CFP: MEDIA REVIEWERS and SCHOLARLY ARTICLES – MIDDLE WEST REVIEW

deadline for submissions: 
May 1, 2021
full name / name of organization: 
Adam Ochonicky / Middle West Review
contact email: 

CFP: MEDIA REVIEWERS and SCHOLARLY ARTICLES – MIDDLE WEST REVIEW

 

Middle West Review (MWR) is a peer-reviewed, interdisciplinary journal that examines the American Midwest. The journal is published biannually by the University of Nebraska Press.

 

MWR is seeking scholars to review media texts that engage with midwestern identity, history, and culture. From popular films and television series to online exhibitions and digital archives, MWR spotlights Midwest-oriented media texts in each issue. We welcome reviews of texts from our list below, as well as texts that are not currently on the list (including films and television series from across the histories of both mediums).

 

We accept rolling submissions of media reviews, review essays, and scholarly articles:

 

-       Media reviews should be 900-1,500 words.

-       Review essays should be 2,000-3,000 words. These pieces may address multiple texts or more thoroughly consider a single film, television series, or other media object.

-       Scholarly articles should be 3,500-10,000 words. As an interdisciplinary journal, we invite submissions that utilize methodologies from a variety of fields, including film, television, media, and literary studies.

 

Regarding the content of media reviews and review essays, we ask that reviewers are attentive to how a text depicts and imagines the Midwest (in addition to any other elements that the writer chooses to discuss). For instance, how does a text identify particular elements as being “midwestern”? What qualities, practices, and values are attributed to the Midwest? In what ways does the text respond to actual historical circumstances and/or engage with invented regional mythology? How does the text situate categories such as gender, race, sexuality, class, and politics in relation to the Midwest? These questions are not intended to be a checklist for reviewers; rather, these are among the broad considerations that inform MWR’s goal to deepen critical understandings of the American Midwest.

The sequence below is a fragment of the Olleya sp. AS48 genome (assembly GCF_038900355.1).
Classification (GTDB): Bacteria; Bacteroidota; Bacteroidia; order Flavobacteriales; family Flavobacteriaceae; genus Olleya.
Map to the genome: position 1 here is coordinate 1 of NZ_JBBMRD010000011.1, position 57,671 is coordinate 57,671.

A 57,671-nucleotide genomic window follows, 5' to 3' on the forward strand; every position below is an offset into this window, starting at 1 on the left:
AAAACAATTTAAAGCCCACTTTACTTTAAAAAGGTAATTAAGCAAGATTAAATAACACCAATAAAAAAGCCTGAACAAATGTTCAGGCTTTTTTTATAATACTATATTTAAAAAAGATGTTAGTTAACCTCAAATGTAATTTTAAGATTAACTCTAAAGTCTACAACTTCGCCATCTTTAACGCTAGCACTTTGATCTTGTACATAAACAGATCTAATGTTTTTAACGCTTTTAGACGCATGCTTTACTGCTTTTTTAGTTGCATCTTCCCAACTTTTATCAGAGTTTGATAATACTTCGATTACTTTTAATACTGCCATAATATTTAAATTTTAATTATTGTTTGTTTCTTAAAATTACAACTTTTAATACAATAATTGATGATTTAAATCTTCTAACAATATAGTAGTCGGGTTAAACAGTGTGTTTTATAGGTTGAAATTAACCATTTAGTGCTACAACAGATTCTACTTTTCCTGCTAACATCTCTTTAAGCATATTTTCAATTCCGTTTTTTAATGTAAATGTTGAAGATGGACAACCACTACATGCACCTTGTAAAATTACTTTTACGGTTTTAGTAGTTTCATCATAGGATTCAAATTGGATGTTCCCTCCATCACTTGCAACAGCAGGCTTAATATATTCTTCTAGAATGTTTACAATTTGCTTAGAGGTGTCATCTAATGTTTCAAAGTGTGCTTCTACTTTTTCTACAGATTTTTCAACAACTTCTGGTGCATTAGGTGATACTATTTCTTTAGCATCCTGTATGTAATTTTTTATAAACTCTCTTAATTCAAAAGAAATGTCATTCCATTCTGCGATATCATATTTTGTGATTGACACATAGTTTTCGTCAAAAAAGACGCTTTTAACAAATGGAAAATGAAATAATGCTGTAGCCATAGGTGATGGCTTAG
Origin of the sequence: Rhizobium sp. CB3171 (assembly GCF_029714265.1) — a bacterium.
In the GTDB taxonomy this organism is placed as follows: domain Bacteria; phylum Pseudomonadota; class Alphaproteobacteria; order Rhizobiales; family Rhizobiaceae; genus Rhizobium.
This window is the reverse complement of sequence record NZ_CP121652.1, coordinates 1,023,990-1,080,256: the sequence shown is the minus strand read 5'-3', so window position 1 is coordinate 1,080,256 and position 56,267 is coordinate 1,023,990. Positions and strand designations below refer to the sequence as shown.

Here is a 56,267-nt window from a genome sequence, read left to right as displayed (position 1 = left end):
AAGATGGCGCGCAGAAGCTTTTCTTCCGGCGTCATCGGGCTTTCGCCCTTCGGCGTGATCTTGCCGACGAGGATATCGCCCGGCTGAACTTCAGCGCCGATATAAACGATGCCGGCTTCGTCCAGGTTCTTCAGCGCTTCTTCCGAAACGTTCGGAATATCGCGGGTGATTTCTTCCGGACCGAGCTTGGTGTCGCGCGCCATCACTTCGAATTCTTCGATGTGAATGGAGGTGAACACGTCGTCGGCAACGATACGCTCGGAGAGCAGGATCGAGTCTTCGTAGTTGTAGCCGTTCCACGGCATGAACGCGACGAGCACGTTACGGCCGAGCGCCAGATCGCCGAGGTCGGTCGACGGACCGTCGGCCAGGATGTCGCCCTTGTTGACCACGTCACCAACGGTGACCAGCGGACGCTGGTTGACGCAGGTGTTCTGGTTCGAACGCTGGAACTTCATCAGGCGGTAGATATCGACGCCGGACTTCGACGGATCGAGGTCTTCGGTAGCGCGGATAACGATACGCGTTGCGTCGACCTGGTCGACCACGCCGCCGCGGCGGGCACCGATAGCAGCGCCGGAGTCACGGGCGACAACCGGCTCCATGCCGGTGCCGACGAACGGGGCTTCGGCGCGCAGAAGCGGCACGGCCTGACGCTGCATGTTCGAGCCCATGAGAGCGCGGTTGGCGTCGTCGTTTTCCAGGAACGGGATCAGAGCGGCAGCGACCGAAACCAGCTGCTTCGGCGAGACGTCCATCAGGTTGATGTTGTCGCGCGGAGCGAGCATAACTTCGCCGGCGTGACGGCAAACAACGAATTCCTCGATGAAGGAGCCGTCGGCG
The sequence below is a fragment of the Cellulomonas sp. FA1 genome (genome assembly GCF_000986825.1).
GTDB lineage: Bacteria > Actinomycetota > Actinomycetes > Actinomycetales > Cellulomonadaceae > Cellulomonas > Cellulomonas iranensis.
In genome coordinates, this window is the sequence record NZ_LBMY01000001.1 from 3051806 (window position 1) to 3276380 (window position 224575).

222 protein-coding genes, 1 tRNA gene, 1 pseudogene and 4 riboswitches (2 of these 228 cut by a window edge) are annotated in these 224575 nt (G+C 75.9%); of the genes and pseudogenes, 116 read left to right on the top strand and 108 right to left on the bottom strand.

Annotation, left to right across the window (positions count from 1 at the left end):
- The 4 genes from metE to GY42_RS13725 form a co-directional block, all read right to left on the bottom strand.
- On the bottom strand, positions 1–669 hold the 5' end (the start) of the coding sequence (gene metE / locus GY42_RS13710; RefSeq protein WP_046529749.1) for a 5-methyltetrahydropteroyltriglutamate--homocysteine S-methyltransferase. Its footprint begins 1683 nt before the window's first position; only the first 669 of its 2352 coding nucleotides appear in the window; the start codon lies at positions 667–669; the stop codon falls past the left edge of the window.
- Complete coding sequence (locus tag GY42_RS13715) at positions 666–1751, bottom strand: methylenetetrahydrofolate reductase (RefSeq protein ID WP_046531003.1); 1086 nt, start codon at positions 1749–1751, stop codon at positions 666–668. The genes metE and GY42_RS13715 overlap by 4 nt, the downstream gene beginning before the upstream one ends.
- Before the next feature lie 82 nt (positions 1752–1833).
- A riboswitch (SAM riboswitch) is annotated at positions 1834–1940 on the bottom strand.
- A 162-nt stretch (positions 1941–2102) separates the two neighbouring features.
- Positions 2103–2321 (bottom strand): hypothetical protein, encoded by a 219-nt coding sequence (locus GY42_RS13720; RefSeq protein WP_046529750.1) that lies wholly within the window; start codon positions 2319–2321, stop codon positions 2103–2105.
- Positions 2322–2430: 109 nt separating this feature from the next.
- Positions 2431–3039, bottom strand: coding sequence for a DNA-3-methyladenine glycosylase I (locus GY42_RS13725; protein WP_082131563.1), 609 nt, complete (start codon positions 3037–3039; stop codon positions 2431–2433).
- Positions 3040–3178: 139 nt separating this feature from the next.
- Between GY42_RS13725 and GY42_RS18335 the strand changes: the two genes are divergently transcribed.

To contribute a media review or review essay (on media texts), please write to:

 

Adam Ochonicky, Media Review Editor

aochonicky@gmail.com

 

Send the titles of 1-3 preferred texts from the list below or propose a text to be reviewed. Put “Middle West Review” in the subject line of your email.

 

 

Additional information about MWR—and the submission guidelines for scholarly articles—may be found on the University of Nebraska Press website:

 

https://nebraskapressjournals.unl.edu/journal/middle-west-review/

 

 

Films:

 

About Schmidt (dir. Alexander Payne, 2002)

An American Crime (dir. Tommy O’Haver, 2007)

American Fable (dir. Anne Hamilton, 2017)

American Factory (dirs. Steven Bognar and Julia Reichert, 2019)

Anatomy of a Murder (dir. Otto Preminger, 1959)

The Assassination of Jesse James by the Coward Robert Ford (dir. Andrew Dominik, 2007)

The Better Angels (dir. A. J. Edwards, 2014)

The Blood is at the Doorstep (dir. Erik Ljung, 2017)

The Bronze (dir. Bryan Buckley, 2015)

Capote (dir. Bennett Miller, 2005)

Chi-Raq (dir. Spike Lee, 2015)

Citizen Koch (dirs. Carl Deal and Tia Lessin, 2013)

Columbus (dir. Kogonada, 2017)

Detroit (dir. Katherine Bigelow, 2017)

Detropia (dirs. Heidi Ewing and Rachel Grady, 2012)

Flag Wars (dir. Linda Goode Bryant and Laura Poitras, 2003)

The Fits (dir. Anna Rose Holmer, 2015)

Green Fire: Aldo Leopold and a Land Ethic for Our Time (dirs. David Steinke and Steve Dunsky, 2011)